Demand and supply at work – the Western Australian iron ore market

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December 13, 2014 by Paul Goldsmith

Yesterday I wrote about the fall in oil prices and how they have been affected by geopolitical factors that have led to it being rather convenient for the Western conception of international relations. It demonstrated that with some of the commodities we use, there are some quite complicated reasons for their price to rise and fall. Sometimes, though – there are far more simple reasons for the changing price of a commodity, which is why it’s worth looking at the story of the iron ore price in Western Australia.

The Western Australian government estimated in their budget for 2014-2015 that they would gain a certain amount of tax revenue based upon a price for iron ore of $122.70, but today it stands at $80, which is 34% below that. The State Governor, Colin Barnett, has had to answer questions about how they got their forecasts so wrong. This is because the 2014-15 budget contained a forecast surplus of only $75m but for each $1 the iron ore price is less than the estimate – revenues fall by $49m (which means their revenues are going to fall by $1.7bn this year). The resulting deficit has to be explained, and Mr Barnett has done his explaining, and it is rather useful.

Put simply, the iron ore price has fallen because of decreased demand for iron ore and increased supply. China, which used to produce 60% of World steel (which contains iron ore) is longer producing as much as they re-balance their economy from manufacturing to services. The increased supply has come from two massive companies – BHP Billiton, and Rio Tinto, apparently “flooding the market” with iron ore. This is as a result of some massive investment ($120bn) that they have made over the past few years in Western Australia that they have to recoup, and because they are producing at such scale, they are able to produce at low costs – leading to their ability to sell at low prices.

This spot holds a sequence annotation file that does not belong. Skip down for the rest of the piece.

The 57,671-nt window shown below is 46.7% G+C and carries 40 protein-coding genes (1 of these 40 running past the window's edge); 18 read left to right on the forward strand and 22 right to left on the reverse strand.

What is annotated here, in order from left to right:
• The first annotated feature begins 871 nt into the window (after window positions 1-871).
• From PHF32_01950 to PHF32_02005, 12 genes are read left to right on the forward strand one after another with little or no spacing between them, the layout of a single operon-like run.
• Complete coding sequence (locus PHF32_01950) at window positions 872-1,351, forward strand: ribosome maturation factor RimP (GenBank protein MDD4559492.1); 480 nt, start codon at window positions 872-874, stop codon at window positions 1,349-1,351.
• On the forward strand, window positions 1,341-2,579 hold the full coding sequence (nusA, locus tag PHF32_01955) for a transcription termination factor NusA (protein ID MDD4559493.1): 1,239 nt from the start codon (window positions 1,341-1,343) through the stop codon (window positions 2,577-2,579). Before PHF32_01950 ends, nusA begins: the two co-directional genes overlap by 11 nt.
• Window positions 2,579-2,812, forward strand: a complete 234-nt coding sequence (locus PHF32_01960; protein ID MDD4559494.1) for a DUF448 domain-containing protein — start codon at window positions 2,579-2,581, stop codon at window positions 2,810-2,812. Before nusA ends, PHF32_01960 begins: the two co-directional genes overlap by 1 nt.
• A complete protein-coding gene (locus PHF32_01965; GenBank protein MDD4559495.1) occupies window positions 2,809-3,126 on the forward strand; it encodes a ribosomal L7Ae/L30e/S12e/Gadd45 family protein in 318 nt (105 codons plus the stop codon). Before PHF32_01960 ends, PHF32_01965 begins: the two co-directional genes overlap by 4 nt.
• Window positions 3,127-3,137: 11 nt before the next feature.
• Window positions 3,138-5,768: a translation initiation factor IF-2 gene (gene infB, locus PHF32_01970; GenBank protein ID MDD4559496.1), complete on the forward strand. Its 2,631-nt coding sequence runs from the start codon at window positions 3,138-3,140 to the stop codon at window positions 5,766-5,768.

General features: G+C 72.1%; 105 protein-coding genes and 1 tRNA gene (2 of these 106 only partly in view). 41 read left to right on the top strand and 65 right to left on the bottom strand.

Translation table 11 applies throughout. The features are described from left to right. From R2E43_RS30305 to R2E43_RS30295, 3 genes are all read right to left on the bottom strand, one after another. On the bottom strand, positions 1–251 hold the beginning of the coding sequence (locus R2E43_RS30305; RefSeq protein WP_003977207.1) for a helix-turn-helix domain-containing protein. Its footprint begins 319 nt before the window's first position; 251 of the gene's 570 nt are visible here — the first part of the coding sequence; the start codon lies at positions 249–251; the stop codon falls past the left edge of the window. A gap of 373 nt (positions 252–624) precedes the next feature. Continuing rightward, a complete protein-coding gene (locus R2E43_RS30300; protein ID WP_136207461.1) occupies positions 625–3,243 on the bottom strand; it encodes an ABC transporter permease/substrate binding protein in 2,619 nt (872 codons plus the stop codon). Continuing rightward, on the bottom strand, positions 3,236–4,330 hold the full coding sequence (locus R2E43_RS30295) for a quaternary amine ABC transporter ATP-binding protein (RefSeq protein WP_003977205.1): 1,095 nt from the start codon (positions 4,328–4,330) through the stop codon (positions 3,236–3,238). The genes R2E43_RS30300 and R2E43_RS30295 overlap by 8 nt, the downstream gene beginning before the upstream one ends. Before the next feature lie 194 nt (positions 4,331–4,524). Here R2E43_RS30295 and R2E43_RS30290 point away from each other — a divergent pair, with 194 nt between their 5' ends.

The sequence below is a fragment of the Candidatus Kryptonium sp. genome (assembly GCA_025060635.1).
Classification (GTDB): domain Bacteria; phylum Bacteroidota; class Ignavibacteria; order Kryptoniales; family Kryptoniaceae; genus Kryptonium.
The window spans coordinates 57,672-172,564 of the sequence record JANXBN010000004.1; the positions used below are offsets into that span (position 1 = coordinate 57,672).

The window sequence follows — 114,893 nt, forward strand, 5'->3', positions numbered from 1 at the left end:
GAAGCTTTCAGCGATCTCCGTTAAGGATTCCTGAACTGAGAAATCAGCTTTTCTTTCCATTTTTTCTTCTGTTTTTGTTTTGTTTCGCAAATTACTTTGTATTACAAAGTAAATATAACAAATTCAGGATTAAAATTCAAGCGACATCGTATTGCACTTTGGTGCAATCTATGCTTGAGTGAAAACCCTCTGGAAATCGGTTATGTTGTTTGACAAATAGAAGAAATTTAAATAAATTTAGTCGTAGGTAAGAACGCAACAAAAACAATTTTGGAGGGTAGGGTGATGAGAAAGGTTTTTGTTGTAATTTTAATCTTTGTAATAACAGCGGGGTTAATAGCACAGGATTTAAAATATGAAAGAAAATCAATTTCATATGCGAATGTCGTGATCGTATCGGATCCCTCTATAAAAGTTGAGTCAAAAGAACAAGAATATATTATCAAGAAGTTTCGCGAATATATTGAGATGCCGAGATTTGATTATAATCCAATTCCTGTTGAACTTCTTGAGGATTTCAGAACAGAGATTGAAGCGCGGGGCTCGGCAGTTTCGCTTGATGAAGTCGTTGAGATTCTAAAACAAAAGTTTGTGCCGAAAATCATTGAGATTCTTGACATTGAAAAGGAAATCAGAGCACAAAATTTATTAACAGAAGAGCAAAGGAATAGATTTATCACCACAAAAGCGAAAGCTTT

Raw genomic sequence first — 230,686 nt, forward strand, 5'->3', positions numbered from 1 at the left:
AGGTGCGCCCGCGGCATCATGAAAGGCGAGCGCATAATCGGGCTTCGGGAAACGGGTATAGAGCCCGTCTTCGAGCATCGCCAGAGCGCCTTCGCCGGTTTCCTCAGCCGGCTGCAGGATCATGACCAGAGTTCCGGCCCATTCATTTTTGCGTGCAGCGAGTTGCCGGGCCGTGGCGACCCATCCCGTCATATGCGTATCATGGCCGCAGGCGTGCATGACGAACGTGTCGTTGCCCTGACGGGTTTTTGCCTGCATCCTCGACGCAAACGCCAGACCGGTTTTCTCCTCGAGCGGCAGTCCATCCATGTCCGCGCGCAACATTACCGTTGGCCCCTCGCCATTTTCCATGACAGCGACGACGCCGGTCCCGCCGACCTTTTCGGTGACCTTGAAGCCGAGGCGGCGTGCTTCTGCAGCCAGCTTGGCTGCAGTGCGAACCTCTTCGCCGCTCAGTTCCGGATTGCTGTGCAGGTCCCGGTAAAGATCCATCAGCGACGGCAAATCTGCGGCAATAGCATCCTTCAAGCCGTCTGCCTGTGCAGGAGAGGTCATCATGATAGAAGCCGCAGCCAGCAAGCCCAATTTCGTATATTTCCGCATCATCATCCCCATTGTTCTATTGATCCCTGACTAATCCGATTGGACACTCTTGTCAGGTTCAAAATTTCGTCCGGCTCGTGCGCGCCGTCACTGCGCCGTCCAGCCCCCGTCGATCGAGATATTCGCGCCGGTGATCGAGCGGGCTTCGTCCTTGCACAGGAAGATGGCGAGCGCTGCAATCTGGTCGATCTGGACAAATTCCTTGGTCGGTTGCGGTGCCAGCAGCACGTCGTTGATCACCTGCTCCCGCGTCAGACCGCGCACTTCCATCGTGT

This is not just a bit of a nightmare for Colin Barnett, but it makes life difficult for the high cost smaller producers who make up the majority of producers in Western Australia and who are now unable to get a price that allows them to run their businesses at a profit. Barnett has lamented the effect of the low prices on the smaller producers, who he sees as part of the lifeblood of their communities.

Which is why it is a bit odd to read this quote from April this year, about how the opening of BHP Billiton’s Jimblebar iron ore mine “demonstrates BHP Billiton’s ongoing confidence in the strength of WA’s iron ore industry”. You might have guessed already that the quote came from Western Australia governor Colin Barnett..who actually opened that mine – gloating over the decision to increase mining operations in Western Australia. Did Barnett not wonder whether the increased investment in mining might lead to more, you know, mining?

Capitalism works like this. BHP Billiton and Rio Tinto search for profit and in a competitive marketplace like Western Australia they have found a low cost supply, are producing a lot of it and charging lower prices. It’s hard on the higher cost suppliers, but it’s the way the market works. If you celebrate the upside of that – you have to have a better answer to the downside.

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